Ivan Turgenev | Criticism

This literature criticism consists of approximately 14 pages of analysis & critique of Ivan Turgenev.
This section contains 3,825 words
(approx. 13 pages at 300 words per page)
Buy the Critical Essay by William E. Sheidley

SOURCE: Sheidley, William E. “‘Born in Imitation of Someone Else’: Reading Turgenev's ‘Hamlet of the Shchigrovsky District’ as a Version of Hamlet.Studies in Short Fiction 27, no. 3 (summer 1990): 391-98.

In the following essay, Sheidley argues that the character of Vasily in “Hamlet of the Shchigrovsky District” embodies the Hamletic type described in Turgenev's essay “Hamlet and Don Quixote.”

A number of characters in Ivan Turgenev's A Sportsman's Sketches (1852) exemplify the “Hamlet type” that Turgenev later defined in his famous essay “Hamlet and Don Quixote” (1860).1 As the opposing pole to the selfless, idealistic, and crusading Don Quixote figure in human nature, Turgenev's Hamlet possesses an analytical intelligence—accompanied by a keen sense of his own worthlessness—that undermines his belief in anything outside of himself. Inclined toward beauty just as the Don Quixote type is inclined toward duty, Hamletic personalities become paralyzed by skepticism and self-doubt and tend to...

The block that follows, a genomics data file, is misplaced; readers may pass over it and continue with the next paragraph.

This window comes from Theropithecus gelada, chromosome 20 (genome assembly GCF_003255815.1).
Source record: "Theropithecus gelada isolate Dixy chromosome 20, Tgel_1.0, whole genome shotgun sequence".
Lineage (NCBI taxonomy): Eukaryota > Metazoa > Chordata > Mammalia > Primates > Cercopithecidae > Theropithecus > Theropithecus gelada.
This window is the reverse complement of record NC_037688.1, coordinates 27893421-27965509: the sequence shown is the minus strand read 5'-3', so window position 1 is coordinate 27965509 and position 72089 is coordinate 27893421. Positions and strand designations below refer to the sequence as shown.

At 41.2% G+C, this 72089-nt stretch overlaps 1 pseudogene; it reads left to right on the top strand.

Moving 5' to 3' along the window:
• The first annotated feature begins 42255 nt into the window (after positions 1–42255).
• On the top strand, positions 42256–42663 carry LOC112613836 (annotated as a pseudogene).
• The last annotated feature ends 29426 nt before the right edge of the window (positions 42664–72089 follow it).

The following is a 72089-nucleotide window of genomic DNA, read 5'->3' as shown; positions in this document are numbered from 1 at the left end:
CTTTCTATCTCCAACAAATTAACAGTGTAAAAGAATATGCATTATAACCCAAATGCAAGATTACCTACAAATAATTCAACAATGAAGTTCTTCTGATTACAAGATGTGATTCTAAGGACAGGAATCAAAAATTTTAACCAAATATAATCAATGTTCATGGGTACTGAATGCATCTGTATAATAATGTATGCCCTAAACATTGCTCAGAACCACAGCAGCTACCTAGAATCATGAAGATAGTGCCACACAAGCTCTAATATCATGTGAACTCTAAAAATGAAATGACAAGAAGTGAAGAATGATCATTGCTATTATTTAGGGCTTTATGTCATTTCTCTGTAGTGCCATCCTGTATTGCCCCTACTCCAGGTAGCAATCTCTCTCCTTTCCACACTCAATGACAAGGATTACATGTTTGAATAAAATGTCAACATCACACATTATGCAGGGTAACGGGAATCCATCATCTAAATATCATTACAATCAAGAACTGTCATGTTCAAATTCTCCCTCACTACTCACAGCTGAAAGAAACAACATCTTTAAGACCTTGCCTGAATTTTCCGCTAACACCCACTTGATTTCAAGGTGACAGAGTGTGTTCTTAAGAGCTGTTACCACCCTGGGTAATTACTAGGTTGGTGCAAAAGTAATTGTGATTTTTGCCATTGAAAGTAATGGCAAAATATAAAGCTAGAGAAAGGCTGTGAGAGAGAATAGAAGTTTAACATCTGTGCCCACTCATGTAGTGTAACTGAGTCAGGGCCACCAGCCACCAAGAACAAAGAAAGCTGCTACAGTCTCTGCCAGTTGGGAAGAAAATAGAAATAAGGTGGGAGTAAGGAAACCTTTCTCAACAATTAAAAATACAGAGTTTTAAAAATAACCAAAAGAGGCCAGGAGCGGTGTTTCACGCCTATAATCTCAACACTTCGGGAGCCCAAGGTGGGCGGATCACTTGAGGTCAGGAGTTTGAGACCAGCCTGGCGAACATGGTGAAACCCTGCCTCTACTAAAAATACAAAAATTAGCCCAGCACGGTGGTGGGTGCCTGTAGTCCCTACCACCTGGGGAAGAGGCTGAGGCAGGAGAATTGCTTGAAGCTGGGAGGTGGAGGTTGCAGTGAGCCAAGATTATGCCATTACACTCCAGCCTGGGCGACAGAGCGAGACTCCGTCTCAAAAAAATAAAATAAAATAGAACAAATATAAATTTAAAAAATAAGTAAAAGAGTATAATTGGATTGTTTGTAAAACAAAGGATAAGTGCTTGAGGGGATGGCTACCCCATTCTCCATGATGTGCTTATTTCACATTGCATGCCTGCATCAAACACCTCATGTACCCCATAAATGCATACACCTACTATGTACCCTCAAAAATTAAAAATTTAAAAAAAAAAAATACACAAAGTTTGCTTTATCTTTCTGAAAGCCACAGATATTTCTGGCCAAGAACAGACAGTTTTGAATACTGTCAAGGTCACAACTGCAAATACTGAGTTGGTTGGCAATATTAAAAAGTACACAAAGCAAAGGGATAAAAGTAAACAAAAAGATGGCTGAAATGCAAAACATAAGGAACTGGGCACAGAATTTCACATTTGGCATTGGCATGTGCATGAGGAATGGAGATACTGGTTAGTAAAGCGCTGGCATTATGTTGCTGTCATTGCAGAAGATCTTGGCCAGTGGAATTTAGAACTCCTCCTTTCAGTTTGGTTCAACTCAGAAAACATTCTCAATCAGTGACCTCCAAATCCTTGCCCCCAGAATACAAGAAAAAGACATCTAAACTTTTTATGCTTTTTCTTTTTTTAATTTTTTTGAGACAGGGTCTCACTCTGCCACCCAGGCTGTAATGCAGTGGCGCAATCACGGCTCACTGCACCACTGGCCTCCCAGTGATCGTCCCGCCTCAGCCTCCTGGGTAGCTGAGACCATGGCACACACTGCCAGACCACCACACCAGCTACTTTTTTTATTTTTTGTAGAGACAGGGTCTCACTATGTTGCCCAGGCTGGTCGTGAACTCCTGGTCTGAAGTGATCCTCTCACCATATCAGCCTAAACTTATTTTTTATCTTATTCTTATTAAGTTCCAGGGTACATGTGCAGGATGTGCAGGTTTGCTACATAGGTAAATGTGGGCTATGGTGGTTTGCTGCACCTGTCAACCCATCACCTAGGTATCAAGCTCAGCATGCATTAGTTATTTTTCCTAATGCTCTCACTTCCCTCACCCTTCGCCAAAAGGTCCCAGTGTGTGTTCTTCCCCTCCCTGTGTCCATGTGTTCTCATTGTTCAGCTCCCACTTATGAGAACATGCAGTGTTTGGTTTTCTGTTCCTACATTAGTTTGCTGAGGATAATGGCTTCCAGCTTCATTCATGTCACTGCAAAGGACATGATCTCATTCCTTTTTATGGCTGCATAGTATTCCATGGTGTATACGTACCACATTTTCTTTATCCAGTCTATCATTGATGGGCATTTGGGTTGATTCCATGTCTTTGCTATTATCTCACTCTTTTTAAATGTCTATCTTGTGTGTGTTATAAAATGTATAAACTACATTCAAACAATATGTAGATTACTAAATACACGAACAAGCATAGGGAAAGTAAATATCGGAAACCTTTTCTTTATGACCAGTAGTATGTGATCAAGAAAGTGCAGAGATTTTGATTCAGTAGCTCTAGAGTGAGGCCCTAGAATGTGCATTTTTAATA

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This section contains 3,825 words
(approx. 13 pages at 300 words per page)
Buy the Critical Essay by William E. Sheidley
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Critical Essay by William E. Sheidley from Gale. ©2005-2006 Thomson Gale, a part of the Thomson Corporation. All rights reserved.
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